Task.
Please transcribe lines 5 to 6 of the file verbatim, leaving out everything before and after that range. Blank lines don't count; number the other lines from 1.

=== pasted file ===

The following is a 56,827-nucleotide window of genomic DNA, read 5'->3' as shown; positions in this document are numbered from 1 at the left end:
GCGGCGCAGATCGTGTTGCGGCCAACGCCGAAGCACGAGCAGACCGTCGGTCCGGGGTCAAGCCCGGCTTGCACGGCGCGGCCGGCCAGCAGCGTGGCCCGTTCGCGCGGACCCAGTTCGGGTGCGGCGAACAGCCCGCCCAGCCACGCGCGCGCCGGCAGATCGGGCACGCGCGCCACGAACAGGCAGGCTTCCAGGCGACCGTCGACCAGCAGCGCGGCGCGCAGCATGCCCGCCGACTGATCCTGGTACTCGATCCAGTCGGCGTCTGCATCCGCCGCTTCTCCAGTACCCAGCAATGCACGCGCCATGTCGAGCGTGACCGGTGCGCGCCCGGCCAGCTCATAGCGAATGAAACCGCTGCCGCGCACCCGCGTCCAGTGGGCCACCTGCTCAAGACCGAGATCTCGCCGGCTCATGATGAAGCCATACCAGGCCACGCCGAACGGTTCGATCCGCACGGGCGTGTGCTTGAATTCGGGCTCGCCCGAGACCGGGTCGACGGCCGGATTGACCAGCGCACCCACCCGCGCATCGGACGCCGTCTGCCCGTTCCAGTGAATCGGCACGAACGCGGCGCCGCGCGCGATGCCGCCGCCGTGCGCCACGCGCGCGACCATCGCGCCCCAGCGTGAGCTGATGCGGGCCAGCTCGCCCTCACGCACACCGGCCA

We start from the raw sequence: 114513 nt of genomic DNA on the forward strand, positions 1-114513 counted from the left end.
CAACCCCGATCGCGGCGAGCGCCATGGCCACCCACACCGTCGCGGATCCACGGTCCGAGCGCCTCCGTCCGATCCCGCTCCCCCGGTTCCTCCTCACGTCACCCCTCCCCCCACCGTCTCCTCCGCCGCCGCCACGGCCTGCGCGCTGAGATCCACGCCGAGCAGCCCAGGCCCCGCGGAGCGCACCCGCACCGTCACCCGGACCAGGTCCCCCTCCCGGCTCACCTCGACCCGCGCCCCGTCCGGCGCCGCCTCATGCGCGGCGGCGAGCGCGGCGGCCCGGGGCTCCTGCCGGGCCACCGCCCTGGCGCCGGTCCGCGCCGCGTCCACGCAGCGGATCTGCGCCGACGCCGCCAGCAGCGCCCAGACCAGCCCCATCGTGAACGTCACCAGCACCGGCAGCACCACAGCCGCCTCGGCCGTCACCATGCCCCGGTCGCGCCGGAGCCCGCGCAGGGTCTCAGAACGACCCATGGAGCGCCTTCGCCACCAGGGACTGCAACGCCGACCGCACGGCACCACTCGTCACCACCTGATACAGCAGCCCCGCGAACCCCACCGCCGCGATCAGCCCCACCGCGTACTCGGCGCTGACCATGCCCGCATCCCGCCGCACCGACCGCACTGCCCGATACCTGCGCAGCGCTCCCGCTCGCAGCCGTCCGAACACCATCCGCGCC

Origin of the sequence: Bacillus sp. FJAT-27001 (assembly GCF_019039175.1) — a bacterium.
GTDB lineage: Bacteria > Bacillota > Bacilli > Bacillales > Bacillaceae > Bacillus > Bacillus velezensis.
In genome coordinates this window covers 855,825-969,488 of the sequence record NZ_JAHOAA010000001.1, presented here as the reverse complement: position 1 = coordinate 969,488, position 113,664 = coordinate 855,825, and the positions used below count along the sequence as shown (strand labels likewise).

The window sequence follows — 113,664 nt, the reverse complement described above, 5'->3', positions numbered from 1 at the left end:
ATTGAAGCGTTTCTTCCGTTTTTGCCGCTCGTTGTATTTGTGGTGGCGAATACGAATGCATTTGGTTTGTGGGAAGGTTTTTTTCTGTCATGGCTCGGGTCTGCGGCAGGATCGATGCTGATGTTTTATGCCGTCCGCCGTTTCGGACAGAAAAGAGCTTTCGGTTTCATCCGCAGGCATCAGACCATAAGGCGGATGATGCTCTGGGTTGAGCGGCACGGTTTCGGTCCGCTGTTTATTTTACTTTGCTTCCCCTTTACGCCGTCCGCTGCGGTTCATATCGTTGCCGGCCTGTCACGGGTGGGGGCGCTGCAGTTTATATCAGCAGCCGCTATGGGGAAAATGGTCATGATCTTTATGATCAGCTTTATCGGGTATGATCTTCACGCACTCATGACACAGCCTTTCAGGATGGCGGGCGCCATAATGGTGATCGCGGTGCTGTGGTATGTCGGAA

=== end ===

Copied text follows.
Origin of the sequence: Bacillus sp. FJAT-27001 (assembly GCF_019039175.1) — a bacterium.
GTDB lineage: Bacteria > Bacillota > Bacilli > Bacillales > Bacillaceae > Bacillus > Bacillus velezensis.